Edward Vernon was the son of James Vernon (1646-1727), secretary of State under William III. He was educated at Westminster School and entered the navy in 1700 at the age of 16. He became a lieutenant in 1702 on The Lennox. He took commamnd of his first ship in 1705, the frigate Dolphin. He fought in War of Spanish Succession and served in the West Indies and also spent time in the Baltic. He was made a vice-admiral in 1739 and is remembered both for the spirited capture of Porto Bello later in the same year, and also for his order in 1740, that forbade the serving of raw spirits on board any ship under his command. In home waters the daily ration was a gallon of beer for each seaman, but in the East and West Indies a half pint of brandy, rum or arrack was substituted. This was served neat once a day and resulted in much drunkenness and crime. Vernon ordered that the rum be watered with a quart of water and given to the men in two servings during the day. The resulting improvement of discipline led to the practice being taken up by the whole navy. The name 'Grog', given to the drink by the men, is supposed to have come from Vernon's nickname, which was derived from his habit of wearing a grogram boat-cloak.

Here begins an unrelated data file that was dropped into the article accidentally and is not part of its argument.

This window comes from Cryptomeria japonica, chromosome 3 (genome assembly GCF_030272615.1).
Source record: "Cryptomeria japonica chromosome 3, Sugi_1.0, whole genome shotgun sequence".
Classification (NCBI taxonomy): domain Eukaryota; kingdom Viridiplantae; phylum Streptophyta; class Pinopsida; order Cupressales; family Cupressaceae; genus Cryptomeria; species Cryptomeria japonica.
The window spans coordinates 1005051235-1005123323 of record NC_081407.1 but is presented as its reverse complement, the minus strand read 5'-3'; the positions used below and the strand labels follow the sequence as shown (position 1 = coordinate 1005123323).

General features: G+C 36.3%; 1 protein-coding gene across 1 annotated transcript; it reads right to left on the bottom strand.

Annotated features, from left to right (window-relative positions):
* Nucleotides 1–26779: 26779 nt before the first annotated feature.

His great success at Porto Bello was rewarded with a vote of thank from both houses of Parliament and the Freedom of the City of London. This was later marred by the failure of the follwing campaign at Cartagena due in most part to the incompetance of his fellow commander Brigadier-General Wentworth. Vernon return to England in 1742 where, in his absence, he had been returned as M.P. for Penryn and also for Ipswich. Although he was promoted to Admiral of the White in 1745, he was dissatisfied with the way the Admiralty had treated him. After the anonymous publication of two pamplets containing the confidential correspondence between Vernon, the Admiralty and the Duke of Bedford, he was dismissed. However he continued to show interest in navy affairs in his role as an M.P. He died suddenly at his estate in Suffolk. Some time after his death a monument by Rysbrack was erected in the north transept of Westmister Abbey in his memory.
Vernon was a considerable client of George Wickes. T. Schroder in Silver at Partridge notes that his first purchases, costing some £291 in 1742, were partly paid for with the spoils from his victory at Porto Bello. The account is credited with ninety-seven ounces of 'foreign silver', no doubt war booty, but also five hundred ounces of old plate. He notes further that the basket does not appear in the account, which suggests it was a stock item, as it is struck with the date letter for 1740/1, and was not part of the 1742 commission. Vernon's entries in the Wickes Ledgers continue until 1754. The design for the basket is very similar to that for a pair supplied by Wickes to Frederick, Prince of Wales in 1743. A note in the ledger suggests that the baskets were a gift from the Prince to his mistress Lady Archibald Hamilton, upon her appointment at lady in waiting to the Queen. One was sold from the Donald Morrison Collection; Sotheby's New York, 6 June 1980, lot 22, its pair is in a private collection.